As a global technology leader, Microsoft has a lot of responsibility when it comes to the technology they deploy.

As the explosion of Generative AI continues to sweep across the region, the topic of Responsible AI has emerged as a key talking point.

Microsoft is a leader when it comes to establishing frameworks and guidelines around Responsible AI, and as Halawani explained is working closely with the UAE government to accelerate adoption.

“We want to ensure that our customers and partners are adopting AI responsibly, and are adhering to safety and compliance measures that are outlined in our frameworks. We are very engaged, and work closely with policymakers and regulators to establish ethical AI frameworks for adoption. One of the examples of this is here in the UAE, where we work closely with the UAE government regulator to ensure that there is guidance for government entities to adopt AI in industries such as healthcare, finance, and the services that they provide for citizens and residents across the UAE. We want to ensure that despite the fact the technology is evolving and maturing all the time, that we do have some guidelines and guardrails around AI – and we are working very closely with the UAE government on this,” said Halawani.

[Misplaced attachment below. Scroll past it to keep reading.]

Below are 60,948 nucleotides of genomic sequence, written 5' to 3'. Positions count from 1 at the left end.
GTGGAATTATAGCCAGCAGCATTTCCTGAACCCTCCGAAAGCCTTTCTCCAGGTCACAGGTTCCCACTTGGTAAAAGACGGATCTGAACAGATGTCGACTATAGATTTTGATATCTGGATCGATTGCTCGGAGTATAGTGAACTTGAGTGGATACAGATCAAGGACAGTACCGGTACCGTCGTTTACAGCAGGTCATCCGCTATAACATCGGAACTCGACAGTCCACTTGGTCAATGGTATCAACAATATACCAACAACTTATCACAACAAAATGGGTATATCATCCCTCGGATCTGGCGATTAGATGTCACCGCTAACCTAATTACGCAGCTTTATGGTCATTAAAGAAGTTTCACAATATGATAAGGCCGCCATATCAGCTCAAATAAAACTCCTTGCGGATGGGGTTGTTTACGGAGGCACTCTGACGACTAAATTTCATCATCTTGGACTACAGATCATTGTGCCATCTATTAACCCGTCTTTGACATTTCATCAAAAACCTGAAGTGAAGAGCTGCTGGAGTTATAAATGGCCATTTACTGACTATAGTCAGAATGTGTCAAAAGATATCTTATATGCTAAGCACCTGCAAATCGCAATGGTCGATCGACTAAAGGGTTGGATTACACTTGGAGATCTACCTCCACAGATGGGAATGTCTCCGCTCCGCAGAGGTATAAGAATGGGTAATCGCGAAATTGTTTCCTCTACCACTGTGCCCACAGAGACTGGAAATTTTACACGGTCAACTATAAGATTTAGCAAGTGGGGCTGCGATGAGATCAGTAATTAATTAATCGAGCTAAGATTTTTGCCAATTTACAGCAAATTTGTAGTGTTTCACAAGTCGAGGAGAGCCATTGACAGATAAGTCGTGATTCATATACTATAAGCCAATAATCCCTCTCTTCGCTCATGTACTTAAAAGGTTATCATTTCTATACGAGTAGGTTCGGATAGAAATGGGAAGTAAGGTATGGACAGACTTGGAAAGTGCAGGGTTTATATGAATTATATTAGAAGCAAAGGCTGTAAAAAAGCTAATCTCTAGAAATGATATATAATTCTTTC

When it comes to Gen AI, and AI in general, many commentators continue to express concerns over data privacy.

However, Halawani reiterated the fact that Microsoft handles its customers data very sensitively.